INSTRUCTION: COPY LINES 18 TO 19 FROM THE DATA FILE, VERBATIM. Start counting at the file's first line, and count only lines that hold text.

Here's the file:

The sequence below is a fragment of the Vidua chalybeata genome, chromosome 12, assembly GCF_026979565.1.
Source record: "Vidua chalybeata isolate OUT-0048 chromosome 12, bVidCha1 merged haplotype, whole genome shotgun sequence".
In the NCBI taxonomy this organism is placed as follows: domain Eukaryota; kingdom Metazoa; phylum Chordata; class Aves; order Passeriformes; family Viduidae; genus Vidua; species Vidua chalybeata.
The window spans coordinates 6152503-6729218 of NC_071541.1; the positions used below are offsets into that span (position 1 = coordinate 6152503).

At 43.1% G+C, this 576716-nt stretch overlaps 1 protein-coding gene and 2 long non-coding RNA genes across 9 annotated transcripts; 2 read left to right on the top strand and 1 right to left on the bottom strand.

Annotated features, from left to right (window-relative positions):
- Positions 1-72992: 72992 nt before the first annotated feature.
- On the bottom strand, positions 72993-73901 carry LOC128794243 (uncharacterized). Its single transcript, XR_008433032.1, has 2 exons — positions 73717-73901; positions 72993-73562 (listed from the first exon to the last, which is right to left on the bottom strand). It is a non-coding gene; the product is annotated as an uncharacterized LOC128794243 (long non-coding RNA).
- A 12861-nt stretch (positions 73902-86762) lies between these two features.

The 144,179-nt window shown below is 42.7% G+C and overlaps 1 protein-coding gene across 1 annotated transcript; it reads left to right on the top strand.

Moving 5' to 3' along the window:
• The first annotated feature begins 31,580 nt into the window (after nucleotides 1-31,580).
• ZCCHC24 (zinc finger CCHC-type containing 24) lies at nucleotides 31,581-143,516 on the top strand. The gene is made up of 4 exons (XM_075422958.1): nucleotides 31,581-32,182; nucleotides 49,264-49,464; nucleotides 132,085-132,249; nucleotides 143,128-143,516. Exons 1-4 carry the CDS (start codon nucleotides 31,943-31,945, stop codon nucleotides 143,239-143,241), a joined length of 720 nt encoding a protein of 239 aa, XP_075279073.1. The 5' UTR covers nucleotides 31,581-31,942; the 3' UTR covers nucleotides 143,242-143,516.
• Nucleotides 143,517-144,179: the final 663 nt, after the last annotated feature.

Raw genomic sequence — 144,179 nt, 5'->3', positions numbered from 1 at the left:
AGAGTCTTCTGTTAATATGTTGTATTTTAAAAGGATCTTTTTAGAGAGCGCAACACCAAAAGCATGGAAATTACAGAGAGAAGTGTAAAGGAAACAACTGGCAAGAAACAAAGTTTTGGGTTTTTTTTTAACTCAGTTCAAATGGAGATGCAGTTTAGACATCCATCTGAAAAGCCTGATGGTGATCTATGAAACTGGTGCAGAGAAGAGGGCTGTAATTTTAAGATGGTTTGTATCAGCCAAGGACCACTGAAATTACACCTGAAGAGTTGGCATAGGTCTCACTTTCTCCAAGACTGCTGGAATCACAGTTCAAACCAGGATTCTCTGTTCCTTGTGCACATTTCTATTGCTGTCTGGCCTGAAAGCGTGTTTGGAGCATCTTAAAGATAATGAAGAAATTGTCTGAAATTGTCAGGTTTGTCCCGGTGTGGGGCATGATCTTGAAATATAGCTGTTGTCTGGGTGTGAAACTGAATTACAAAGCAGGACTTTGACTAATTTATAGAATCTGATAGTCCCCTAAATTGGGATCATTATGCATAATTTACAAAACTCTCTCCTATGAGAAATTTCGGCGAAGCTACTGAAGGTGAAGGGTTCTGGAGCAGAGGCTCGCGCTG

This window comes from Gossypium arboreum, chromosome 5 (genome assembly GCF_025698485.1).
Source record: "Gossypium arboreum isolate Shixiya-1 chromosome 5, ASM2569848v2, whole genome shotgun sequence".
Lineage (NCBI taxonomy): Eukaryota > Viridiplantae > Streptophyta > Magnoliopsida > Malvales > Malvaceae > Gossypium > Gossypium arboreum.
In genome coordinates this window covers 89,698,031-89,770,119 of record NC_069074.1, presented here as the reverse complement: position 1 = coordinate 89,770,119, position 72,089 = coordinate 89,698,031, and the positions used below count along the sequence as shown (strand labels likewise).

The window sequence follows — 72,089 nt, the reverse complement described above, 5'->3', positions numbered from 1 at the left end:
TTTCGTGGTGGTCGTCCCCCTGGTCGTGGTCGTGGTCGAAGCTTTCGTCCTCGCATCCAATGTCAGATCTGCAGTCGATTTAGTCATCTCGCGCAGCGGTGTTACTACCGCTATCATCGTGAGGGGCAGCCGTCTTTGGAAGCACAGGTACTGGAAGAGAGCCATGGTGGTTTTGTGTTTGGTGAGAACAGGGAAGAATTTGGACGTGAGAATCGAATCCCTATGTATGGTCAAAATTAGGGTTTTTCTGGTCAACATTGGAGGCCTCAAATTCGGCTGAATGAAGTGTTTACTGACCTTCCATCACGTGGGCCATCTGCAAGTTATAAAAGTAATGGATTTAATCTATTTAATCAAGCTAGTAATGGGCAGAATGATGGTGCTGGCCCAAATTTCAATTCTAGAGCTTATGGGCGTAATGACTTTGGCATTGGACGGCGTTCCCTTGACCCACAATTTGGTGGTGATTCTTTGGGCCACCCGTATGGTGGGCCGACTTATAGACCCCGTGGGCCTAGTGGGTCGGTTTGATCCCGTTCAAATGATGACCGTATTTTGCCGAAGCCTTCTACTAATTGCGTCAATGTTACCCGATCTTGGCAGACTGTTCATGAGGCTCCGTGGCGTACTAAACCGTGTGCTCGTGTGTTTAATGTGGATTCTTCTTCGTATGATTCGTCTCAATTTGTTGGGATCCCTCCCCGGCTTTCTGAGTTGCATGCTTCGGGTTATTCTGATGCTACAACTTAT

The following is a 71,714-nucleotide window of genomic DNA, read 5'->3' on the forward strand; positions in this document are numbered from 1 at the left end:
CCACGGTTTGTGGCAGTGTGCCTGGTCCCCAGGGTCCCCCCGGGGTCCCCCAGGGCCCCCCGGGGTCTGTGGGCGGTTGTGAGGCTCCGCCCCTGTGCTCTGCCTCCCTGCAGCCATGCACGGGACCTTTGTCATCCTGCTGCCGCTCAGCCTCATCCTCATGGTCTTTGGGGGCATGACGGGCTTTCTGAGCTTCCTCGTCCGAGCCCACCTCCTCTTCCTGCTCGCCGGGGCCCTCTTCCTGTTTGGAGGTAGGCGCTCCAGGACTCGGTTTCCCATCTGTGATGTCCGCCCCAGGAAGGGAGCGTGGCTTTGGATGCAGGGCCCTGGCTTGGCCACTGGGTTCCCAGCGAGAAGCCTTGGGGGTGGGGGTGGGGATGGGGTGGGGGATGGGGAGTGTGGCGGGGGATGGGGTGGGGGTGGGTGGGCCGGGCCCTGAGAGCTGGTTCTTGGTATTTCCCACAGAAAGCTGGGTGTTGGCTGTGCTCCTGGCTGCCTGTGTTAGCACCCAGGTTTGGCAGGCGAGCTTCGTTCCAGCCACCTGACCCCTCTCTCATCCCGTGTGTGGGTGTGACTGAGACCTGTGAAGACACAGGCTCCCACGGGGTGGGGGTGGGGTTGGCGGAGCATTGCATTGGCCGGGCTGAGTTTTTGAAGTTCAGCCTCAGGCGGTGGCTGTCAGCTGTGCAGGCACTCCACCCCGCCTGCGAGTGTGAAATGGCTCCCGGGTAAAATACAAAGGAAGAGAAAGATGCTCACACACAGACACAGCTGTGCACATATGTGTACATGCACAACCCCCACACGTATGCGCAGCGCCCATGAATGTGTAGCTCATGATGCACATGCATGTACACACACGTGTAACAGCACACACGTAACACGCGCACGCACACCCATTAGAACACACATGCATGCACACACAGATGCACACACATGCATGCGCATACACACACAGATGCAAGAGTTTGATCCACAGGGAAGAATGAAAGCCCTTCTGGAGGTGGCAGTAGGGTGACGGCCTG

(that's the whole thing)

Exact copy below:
Source record: "Gossypium arboreum isolate Shixiya-1 chromosome 5, ASM2569848v2, whole genome shotgun sequence".
Lineage (NCBI taxonomy): Eukaryota > Viridiplantae > Streptophyta > Magnoliopsida > Malvales > Malvaceae > Gossypium > Gossypium arboreum.